Efflorescence is a very common and somewhat mysterious ailment effecting masonry construction including brick, concrete, and mortars. It occurs when water moving through a sidewalk or other structure brings salts to the surface that are not commonly bound as part of the cement stone. As the water evaporates, it leaves the salt behind, which forms a white, fluffy deposit, that can normally be brushed off but sometimes create more lasting stains.
The resulting white deposits are referred to as “efflorescence” in this instance. In this context efflorescence is sometimes referred to as “salt petering.” Since primary efflorescence brings out salts that are not ordinarily part of the cement stone, it is not a structural, but, rather, an aesthetic concern.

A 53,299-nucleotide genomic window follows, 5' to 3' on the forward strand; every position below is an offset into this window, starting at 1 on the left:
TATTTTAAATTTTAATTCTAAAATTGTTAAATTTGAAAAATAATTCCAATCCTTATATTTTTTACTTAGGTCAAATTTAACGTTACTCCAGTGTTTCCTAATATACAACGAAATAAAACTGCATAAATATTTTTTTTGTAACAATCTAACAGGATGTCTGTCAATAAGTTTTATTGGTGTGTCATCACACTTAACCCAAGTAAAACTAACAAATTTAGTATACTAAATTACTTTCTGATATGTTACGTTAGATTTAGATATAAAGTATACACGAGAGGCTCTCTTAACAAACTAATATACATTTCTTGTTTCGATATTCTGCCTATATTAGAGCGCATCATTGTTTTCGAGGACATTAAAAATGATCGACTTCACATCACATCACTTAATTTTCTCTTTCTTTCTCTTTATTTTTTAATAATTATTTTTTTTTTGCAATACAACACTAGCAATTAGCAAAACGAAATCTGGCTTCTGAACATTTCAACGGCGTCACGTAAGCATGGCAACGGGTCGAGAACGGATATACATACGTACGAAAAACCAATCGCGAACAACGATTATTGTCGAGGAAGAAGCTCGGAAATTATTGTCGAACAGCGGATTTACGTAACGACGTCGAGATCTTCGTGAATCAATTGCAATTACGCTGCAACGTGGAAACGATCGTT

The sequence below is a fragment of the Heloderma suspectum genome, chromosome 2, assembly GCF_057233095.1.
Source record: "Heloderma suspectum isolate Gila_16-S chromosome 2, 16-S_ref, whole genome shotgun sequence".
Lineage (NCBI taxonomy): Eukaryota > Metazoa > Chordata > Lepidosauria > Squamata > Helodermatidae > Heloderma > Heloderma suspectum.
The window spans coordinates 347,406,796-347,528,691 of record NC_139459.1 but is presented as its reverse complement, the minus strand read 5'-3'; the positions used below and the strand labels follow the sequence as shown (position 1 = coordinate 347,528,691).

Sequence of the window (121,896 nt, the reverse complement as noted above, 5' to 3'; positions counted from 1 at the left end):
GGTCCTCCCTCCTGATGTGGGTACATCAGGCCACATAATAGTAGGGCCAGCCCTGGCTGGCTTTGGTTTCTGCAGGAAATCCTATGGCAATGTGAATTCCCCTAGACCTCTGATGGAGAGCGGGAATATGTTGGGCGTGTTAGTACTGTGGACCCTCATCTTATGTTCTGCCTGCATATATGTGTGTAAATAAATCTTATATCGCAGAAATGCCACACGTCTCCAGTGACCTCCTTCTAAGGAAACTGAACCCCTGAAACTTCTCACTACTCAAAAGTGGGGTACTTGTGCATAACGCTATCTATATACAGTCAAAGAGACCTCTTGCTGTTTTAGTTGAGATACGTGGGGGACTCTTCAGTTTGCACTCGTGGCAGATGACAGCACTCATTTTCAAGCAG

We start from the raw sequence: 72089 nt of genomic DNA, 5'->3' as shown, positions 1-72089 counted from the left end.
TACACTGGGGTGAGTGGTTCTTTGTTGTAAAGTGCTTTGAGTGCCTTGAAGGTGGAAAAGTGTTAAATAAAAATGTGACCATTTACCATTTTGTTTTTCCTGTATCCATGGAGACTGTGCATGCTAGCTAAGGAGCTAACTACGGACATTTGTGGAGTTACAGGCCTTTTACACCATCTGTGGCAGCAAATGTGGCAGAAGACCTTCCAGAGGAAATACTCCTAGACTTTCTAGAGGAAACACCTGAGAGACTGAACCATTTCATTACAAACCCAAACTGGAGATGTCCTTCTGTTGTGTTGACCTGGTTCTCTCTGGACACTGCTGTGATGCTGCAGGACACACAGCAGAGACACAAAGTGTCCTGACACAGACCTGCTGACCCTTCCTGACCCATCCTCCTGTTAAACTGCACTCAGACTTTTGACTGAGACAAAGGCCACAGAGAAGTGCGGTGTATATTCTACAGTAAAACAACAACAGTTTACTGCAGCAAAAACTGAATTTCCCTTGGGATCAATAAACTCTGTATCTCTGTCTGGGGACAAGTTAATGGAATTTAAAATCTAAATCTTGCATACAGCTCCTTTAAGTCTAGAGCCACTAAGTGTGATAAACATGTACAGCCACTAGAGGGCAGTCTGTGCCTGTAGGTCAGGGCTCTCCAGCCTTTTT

Here’s a resource for what causes efflorescence as well as how to prevent and remove it.
Latest posts by Timothy Dahl (see all)
- DeWALT Launches 40V MAX Battery-Powered Outdoor Equipment - April 17, 2015
- Open and Close Your Garage Door from Your Smartphone with Chamberlain MyQ - April 16, 2015
- The Char-Broil Kettleman Makes Charcoal Grilling Even Easier - April 16, 2015